Buy-side traders have been trusting more of their executions to agency brokers as a result of the global financial crisis, according to Ian Domowitz, managing director responsible for networking, analytical and research products at ITG.
According to Domowitz’s estimates based on data from TCA clients, trading with pure agency brokers has increased by almost 13% from the beginning of the second quarter through to the end of the third quarter this year. If measured from the beginning of the year, the increase is almost 5.5%.
ITG is a provider of transaction cost analysis services, agency brokerage services, and trading technology such as order and execution management systems.
The shift away from investment banks is not just apparent in the TCA analysis. “We have a lot of anecdotal reports that agency execution has increased,” says Domowitz. “We see in the US, for example, that flow into more publicly-operated crossing systems has certainly gone up.”
The latest stage of the global financial troubles was sparked by Lehman Brothers’ filing for Chapter 11 bankruptcy protection on 15 September, and the subsequent wave of failures, mergers and bail-outs. Global stock markets have been highly volatile since this date, with some reporting record drops and spikes as the market digested all the news.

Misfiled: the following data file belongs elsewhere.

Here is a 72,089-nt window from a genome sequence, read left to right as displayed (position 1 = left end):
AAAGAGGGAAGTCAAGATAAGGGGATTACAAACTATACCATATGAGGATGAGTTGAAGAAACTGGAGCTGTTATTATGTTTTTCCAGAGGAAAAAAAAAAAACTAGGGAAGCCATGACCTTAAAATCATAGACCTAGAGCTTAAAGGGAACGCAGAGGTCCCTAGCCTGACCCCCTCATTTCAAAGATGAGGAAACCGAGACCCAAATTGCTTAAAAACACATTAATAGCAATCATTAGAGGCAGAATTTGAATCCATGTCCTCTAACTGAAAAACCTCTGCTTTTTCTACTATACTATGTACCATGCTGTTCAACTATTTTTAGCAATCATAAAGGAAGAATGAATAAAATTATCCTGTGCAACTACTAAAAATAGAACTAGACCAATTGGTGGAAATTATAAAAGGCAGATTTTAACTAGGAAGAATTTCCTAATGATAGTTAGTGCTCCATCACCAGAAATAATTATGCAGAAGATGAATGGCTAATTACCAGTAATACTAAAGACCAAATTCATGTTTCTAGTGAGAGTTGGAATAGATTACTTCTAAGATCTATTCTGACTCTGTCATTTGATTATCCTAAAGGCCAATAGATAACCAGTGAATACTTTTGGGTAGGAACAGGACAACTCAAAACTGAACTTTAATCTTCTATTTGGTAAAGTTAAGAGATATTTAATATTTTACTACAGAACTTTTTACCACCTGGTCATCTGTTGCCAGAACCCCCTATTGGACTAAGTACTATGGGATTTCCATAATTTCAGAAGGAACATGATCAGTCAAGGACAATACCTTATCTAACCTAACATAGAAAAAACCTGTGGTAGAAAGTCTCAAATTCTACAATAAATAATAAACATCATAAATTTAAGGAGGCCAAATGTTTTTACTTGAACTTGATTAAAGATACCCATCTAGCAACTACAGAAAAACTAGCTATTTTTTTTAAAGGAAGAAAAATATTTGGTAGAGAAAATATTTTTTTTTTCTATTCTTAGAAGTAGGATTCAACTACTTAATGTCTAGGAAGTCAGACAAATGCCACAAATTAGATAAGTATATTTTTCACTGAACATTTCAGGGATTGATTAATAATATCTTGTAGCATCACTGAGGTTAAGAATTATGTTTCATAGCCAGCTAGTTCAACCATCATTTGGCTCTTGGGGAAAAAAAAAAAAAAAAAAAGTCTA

Domowitz said there are two reasons why the evidence for the shift toward agency brokerage should be regarded with caution. First, it only takes into account what ITG’s clients report to the firm, and so is only a small sample of overall market activity. Second, the figures do not take account of the fact that large investment banks have agency desks. But Domowitz added, “Although those estimates should be taken with a suitable grain of salt at this stage, they do confirm what we’re seeing anecdotally in the markets with respect to movements in the agency direction.”
The shift has partly been caused by fears about exposure to counterparty risk following the collapse of Lehman Brothers, and partly by the rising costs of capital commitment from full-service brokers, according to Domowitz.
“A more highly volatile environment will virtually automatically increase the cost of principal,” he said. “As principal gets more expensive relative to an agency execution, the more difficult it is to do business on the principal side.”
A further reason for the shift, Domowitz contended, is that agency brokers have been largely unshaken by the market turmoil. “Core agency brokers have been able to remain focused on advancing self-directed trading by the institutional buy-side,” he said. “We, as well as others, have not been distracted by issues with our own trading desks or counterparty risk issues that are associated with things like the Lehman collapse.”